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Dr. Martin Luther King, Jr.

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In 2021, the Institute for Nonviolence Chicago completed our strategic planning process. One of the most important findings was the need to address staff health and wellness or to heal our healers. Thanks to a grant from Blue Cross Blue Shield of Illinois, in 2022 we created a new Behavioral Health and Wellness program. This ambitious yet essential program has a dual purpose— to increase staff wellness and resiliency against the impact of trauma, which will in turn increase staff’s capacity to provide in-house behavioral health and wellness services directly to participants.


We strive to heal our courageous staff as they faithfully work to heal others.

"Trauma is much more widespread than we have acknowledged in the past. We have to make sure we’re getting services to our team like we haven’t done before. And that’s priority #1 – the wellness of the team."

–Sonny Garg, Nonviolence Chicago Board Member

Frontline workers at Nonviolence Chicago are effective at building relationships with those most affected by violence and mediating conflict because of their lived experience, knowledge of the community, and street credibility. They are from the very communities they serve, and many have been either victims of or lost someone close to them to gun violence. Their intimate knowledge of gun violence in the community makes them uniquely qualified to do critical violence prevention work. 


They know the trauma community members are experiencing firsthand, and even though they have made changes toward a life of nonviolence, many of them still carry the weight of past trauma. Now in their professional roles, we ask them to continuously expose themselves to more trauma as they intervene in ongoing community violence.

"The transition from a warrior to a peacemaker is really dangerous"

Teny Gross, Executive Director

We ask our staff to work in potentially dangerous situations with high-risk individuals. We ask them to put their life on the line to prevent violence because they have been effective at doing so. All this has the potential to create anxiety and fear in the present and future. Some staff worry daily about getting hurt or shot on the job. As former Nonviolence Chicago participant and current Outreach Supervisor, James Mitchell, says about the impact his trauma has on him daily, “It’s hard doing this everyday…It’s crazy when you live it and you want to change it, but you got to keep reliving it. I don’t want to feel like this. I don’t want to keep having these images. I don’t want to keep getting angry.”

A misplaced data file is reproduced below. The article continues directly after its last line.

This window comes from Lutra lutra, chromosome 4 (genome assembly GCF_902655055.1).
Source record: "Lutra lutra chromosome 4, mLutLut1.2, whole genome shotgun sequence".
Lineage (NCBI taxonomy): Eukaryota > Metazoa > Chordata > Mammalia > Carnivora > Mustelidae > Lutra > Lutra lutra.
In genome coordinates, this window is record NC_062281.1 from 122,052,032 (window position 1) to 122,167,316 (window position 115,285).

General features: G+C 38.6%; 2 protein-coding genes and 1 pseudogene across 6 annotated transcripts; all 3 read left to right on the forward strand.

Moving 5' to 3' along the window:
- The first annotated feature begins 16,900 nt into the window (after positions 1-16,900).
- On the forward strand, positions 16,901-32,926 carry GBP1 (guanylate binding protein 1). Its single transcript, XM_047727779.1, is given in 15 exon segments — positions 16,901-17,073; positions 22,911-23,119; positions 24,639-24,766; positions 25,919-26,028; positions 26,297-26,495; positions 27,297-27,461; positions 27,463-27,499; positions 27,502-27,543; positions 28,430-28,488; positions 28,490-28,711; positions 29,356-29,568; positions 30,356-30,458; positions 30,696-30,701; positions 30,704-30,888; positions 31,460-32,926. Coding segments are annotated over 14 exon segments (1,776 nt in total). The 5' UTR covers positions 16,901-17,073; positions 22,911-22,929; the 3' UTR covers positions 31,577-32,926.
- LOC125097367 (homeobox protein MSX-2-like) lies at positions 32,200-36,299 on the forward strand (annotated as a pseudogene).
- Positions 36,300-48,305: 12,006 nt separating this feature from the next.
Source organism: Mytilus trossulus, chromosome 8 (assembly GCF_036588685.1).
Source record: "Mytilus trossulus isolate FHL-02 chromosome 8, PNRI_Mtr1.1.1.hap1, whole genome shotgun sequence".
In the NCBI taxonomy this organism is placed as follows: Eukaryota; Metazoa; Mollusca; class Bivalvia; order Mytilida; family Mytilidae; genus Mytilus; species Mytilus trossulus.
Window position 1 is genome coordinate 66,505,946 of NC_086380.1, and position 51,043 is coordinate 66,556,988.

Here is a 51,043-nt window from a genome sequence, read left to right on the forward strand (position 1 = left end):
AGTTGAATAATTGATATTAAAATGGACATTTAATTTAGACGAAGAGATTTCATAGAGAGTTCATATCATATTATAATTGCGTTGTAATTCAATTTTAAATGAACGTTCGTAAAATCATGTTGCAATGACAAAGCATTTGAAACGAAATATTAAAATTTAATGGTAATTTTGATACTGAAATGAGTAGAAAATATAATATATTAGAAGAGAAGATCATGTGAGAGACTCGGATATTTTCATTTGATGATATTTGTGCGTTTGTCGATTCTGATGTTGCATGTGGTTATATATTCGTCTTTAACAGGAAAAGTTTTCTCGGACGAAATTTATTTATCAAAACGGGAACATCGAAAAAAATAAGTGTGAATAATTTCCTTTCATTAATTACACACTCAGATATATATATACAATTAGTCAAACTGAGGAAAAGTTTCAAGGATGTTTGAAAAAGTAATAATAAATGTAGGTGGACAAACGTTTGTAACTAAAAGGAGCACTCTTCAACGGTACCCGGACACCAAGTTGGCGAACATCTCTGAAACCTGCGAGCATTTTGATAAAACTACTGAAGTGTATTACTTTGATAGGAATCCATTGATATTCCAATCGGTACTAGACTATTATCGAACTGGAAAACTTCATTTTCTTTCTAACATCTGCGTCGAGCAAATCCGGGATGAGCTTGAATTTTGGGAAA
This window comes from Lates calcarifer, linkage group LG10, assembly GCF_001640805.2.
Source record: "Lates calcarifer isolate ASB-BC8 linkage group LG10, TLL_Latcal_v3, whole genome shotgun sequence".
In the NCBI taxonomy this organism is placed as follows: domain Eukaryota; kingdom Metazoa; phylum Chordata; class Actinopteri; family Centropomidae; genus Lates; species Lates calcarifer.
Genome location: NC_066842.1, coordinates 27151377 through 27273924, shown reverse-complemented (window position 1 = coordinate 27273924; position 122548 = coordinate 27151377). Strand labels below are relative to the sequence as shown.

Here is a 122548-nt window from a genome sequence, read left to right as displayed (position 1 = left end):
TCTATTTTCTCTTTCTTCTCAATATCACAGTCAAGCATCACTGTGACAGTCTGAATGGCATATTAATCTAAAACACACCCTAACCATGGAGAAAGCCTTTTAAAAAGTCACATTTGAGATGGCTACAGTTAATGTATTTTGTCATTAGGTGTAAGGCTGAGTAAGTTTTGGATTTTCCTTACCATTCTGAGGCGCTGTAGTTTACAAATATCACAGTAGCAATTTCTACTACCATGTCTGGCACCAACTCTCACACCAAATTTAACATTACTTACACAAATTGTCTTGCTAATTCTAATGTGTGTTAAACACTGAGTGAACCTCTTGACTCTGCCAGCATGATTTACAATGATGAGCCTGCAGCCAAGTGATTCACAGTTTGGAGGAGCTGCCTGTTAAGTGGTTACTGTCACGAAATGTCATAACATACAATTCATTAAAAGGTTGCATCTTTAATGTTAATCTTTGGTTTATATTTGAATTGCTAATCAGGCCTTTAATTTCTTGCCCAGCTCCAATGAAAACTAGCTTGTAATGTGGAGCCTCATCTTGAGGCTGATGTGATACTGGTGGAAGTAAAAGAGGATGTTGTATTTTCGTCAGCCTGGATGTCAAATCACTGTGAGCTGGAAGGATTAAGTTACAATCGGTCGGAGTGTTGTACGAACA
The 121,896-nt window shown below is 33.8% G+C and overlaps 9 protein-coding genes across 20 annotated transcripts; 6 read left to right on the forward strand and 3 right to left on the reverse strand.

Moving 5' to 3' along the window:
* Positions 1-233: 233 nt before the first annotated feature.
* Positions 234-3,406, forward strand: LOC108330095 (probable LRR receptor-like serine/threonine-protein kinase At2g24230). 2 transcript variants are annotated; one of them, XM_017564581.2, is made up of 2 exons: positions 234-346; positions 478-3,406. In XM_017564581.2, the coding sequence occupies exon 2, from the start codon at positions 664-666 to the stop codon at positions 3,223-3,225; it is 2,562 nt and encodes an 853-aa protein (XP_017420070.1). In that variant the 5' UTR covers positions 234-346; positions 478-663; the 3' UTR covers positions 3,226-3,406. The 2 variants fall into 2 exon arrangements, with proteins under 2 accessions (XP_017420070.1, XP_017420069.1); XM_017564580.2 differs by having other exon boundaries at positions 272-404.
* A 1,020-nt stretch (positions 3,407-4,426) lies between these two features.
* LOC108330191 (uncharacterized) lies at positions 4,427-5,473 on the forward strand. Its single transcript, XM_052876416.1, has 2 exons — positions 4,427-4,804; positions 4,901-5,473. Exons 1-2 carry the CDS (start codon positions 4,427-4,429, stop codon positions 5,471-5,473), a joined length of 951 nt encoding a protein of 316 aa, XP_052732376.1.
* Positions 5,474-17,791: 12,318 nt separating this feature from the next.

We have a moral responsibility to take care of James and all frontline workers — physically, emotionally, and mentally. We must address the continuous trauma that we ask them to risk exposure to as part of their work. At Nonviolence Chicago, we believe that we have an obligation to take care of them.

Kelly Carroll.png

Kelly Carroll, LCSW

Associate Director
Behavioral Health & Wellness

Kelly Carroll has worked with survivors of trauma for well over 10 years in various clinical settings.  She was most recently a trauma specialist at Chicago CRED where she trained staff in trauma-informed care practices and oversaw the development and implementation of a cognitive behavioral intervention designed to build resilience from trauma. Kelly lives in Portage Park with her husband and children. For fun, Kelly enjoys distance running, discovering new restaurants, and sunshine.

In response to our team’s needs, we have created a Behavioral Health and Wellness department led by trauma specialist Kelly Carroll. Kelly leads the development and implementation of supportive trauma services and interventions, both for staff and participants.

We are excited about this new program which addresses the health and wellness of our most valued assets—our frontline workers. We are also thrilled that our staff is very welcoming of it, as they are aware of their continuous trauma and are ready to start the healing process.

What Staff Say

Agustina Salinas,

Victim Advocate

We’re recovering from our own trauma while trying to save others. We're literally dealing with vicarious trauma on a daily basis. So have patience with us… If we continue to do this work, we will see the results we really want in the city of Chicago.

Nonviolence Chicago will continue to provide updates on our progress. Transparency around how we take care of our staff’s wellness is just as important as transparency around our program efficacy. We believe in this work because we believe in our staff—without them, the Civilian Architecture could not work. We have a responsibility to take care of them.

This is an in-depth program with multiple phases of implementation that will take place over the next three years. For more information on each year’s plan and update on our progress, click on the tabs above.

"The best thing we can do right now to increase our capacity to serve the community and reduce violence is to take better care of our staff.  The healthier they are, the more effective they can be.  And more importantly, it’s the right thing to do."

Kelly Carroll, Associate Director of Behavioral Health & Wellness

This program is very ambitious, and we know change takes time, but our staff, our healers, and our city are worth it.

For more information, contact Kelly Carroll, Associate Director of Behavioral Health & Wellness @ (312) 833-0354 or @

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